Comorbidities in Psoriasis. What Are They?

Comorbidity refers to diseases that we may have as a consequence of another disease.

In severe psoriasis, there is an increased risk of serious co-morbidities that are important to know about.

Early detection will allow appropriate and early treatment of these diseases, preventing their progression to more severe forms.

And in this regard, the primary care physician plays an essential role from a privileged position in detecting these comorbidities.

Comorbidities in Psoriasis. What Are They?

Psoriasis Co-morbidities

Psoriasis comorbidities are worth paying attention to. Psoriasis is a systemic disease that involves more than skin lesions; more organs than just the skin can be affected.

As co-morbidity is quite common, psoriasis patients and their healthcare providers need to be aware of symptoms that may indicate other diseases such as cardiovascular problems, gastrointestinal problems, diabetes (type 2), and inflammatory eye diseases.

Recent evidence also suggests that psoriasis increases the likelihood of the phenomenon of restless legs.

What causes these associations have not yet been identified, nor are there differences in the relationships’.

As psoriasis is a genetic disease, genes likely determine who is at risk of developing any co-morbidity.

A dream scenario might be to use a simple test to see who might get which diseases in the future, which is partly possible with some diseases today; now, there is no way to determine exactly how psoriasis and co-morbidity affect individuals.

Genetic inheritance is strong, and we can influence what we do with the conditions we have been given to live our lives.

Perhaps knowledge of an increased risk of co-morbidity can help motivate lifestyle choices that lead to better overall health and help to at least reduce the risk of co-morbidity.

Above all, it is important to have an effective and adequate treatment for one’s psoriasis and reduce inflammation in the body.

Metabolic Syndrome

There is a higher risk of developing metabolic syndrome, an umbrella term for the risk factors that increase the risk of cardiovascular diseases, such as abdominal obesity, type 2 diabetes, impaired blood lipids, increased cholesterol levels, and high blood pressure.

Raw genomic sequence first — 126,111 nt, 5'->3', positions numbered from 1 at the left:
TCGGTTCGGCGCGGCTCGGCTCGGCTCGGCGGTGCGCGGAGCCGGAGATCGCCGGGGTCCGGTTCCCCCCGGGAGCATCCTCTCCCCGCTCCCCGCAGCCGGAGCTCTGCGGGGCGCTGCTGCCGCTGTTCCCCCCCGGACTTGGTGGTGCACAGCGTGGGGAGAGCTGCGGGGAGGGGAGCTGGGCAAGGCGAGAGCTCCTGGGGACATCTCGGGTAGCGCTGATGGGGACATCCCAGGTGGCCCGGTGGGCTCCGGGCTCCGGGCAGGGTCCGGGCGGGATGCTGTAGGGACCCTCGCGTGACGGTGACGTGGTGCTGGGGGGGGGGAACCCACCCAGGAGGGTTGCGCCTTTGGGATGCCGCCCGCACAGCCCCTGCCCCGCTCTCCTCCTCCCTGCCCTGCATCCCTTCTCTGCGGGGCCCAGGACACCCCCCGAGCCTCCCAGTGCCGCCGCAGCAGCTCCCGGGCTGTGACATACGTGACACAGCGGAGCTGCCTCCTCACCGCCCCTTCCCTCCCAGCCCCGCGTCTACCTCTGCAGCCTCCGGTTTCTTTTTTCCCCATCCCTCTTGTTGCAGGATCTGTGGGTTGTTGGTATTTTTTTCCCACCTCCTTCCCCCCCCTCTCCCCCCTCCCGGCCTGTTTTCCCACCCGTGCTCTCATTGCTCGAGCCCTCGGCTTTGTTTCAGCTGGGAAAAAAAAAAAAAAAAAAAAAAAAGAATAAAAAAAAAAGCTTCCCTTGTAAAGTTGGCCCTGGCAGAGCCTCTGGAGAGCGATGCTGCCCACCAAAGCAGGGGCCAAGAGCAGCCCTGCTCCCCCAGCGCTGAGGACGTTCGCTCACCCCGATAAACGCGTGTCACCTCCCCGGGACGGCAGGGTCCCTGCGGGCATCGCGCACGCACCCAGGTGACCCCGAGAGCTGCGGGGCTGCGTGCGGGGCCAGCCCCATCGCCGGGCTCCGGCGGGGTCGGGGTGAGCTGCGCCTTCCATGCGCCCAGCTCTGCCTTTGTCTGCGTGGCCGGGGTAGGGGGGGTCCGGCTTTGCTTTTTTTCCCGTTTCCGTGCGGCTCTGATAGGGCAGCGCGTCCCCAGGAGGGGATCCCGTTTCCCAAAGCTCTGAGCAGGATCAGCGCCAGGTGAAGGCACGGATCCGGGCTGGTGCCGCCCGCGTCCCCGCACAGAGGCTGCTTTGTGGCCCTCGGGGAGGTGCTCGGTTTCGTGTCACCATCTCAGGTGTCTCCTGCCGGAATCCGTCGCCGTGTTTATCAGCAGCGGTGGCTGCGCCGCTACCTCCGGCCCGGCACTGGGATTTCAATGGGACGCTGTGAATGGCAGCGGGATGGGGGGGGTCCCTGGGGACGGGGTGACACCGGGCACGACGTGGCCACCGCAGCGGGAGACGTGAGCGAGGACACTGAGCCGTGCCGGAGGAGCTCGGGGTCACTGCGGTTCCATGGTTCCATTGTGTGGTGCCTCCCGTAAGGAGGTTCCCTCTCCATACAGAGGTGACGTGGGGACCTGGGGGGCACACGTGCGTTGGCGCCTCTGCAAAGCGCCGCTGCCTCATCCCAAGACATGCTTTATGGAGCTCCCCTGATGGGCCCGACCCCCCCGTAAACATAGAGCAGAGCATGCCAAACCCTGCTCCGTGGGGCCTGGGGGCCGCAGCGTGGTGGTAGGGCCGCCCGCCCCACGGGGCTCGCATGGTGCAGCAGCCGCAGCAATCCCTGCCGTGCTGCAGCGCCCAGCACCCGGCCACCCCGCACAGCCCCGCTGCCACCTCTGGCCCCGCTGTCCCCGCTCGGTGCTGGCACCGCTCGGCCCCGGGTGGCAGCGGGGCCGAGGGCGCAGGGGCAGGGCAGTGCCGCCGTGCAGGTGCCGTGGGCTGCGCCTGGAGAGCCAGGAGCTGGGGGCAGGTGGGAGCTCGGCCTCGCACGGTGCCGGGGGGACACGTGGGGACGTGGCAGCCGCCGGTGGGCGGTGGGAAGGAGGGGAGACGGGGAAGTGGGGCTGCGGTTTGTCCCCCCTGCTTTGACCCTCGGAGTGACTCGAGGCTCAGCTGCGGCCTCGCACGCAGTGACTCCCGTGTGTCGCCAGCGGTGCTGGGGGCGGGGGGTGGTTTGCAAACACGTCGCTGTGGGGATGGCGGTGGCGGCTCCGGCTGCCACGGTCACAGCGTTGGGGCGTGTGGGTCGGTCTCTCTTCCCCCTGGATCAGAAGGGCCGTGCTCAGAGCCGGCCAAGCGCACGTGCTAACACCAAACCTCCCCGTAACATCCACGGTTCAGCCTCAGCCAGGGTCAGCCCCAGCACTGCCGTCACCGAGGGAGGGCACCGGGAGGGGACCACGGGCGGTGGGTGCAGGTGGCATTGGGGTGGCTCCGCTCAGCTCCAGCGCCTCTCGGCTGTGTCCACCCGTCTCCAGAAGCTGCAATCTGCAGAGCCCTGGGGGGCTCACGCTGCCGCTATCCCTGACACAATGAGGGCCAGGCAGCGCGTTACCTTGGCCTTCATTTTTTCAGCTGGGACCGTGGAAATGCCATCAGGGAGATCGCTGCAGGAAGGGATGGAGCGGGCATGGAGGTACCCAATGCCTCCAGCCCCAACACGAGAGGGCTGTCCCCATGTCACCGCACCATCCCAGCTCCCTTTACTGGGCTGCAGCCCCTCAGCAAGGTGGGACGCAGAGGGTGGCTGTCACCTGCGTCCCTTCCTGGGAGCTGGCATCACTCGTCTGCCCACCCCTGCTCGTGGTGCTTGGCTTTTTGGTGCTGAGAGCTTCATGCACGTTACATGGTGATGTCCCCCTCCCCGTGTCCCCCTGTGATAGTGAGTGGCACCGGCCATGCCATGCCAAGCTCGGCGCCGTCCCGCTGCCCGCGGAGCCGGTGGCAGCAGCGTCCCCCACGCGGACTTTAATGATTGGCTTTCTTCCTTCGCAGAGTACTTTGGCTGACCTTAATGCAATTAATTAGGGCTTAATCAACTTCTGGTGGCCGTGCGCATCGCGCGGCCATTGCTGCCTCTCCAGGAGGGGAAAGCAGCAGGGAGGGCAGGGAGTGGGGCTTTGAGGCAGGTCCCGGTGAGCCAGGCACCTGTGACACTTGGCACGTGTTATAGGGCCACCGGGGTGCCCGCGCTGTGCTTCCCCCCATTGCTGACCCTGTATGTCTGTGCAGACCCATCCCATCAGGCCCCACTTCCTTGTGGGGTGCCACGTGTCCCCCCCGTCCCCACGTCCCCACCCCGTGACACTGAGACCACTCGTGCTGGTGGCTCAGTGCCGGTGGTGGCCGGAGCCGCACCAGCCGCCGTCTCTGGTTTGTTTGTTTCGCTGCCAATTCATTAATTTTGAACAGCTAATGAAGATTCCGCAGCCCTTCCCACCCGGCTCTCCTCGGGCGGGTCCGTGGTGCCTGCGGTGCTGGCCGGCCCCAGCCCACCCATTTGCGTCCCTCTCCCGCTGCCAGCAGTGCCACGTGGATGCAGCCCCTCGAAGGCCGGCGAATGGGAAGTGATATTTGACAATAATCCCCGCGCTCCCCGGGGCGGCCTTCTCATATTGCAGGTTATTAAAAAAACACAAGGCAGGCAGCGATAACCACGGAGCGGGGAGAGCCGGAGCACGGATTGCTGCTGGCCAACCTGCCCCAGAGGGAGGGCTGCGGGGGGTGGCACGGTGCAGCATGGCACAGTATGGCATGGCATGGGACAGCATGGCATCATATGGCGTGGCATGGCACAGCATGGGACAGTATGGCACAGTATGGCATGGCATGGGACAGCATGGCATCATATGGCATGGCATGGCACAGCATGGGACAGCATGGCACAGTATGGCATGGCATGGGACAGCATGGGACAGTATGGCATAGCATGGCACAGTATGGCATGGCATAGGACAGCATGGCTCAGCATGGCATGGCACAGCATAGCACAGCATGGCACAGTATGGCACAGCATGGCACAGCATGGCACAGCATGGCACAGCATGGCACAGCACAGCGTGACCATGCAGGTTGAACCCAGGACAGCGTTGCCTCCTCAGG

Psoriatic Arthritis and Joint Disorders

Psoriatic arthritis is the most common form of comorbidity and has been known for the longest time.

Many people living with psoriasis report joint pain, and studies suggest that up to 40% are diagnosed with psoriatic arthritis.

Type 2 Diabetes

Type 2 diabetes is twice as common in individuals with psoriasis, and particularly if you have a more severe form of psoriasis.

Having type 2 diabetes in itself puts you at risk for other serious diseases and conditions.

Gastrointestinal Diseases

Today we know that there is a link between inflammatory bowel disease and psoriasis.

The diseases that belong to this group are Crohn’s disease and ulcerative colitis.

Cardiovascular Diseases

The risk of cardiovascular disease is higher in psoriasis patients than in healthy people.

The link seems to be particularly strong in severe psoriasis, where the risk is twice as high.

Young people with severe psoriasis appear to be at even greater risk, with some studies suggesting that the risk could be as much as four times higher.

A lot of research is being done in this area today, and more knowledge is coming.

Ophthalmic Diseases

Eye inflammation is common in psoriasis, so be sure to tell your doctor if you have problems with your eyes.

You may need to be referred to an ophthalmologist for assessment, but it may also be that your treatment needs to be adjusted.

High Blood Pressure

In particular, people with severe psoriasis have an increased risk of hypertension.

It is 3 times more common in people with psoriasis with severe disease than in healthy people.

The risk does not seem to be increased for newcomers or people with mild psoriasis.


Sadly, depression is also common in psoriasis, especially when the disease is widespread.

Psoriasis can significantly impact the quality of life, and many people can feel both lonely and isolated by their illness.

Recent research also points to a link between inflammatory disease and depression, which, if true, makes it all the more important for people with psoriasis to receive effective treatment to reduce inflammation in the body.

If you are feeling down or depressed, it is important to discuss this with your doctor.

Co-morbidity in psoriasis is something to be taken very seriously and it is therefore also important that you, as psoriasis – and psoriatic arthritis – sufferer, contact your doctor when you suspect that you may be affected by other diseases.


Evidence increasingly suggests that there is a link between psoriasis and several co-morbidities.

Therefore, a proper diagnosis must be made of psoriasis and its existing comorbidities to achieve long-term control of the disease and improve cumulative quality of life.

Early and aggressive treatment of severe psoriasis and associated comorbidities can influence the well-being and probably the longevity of patients.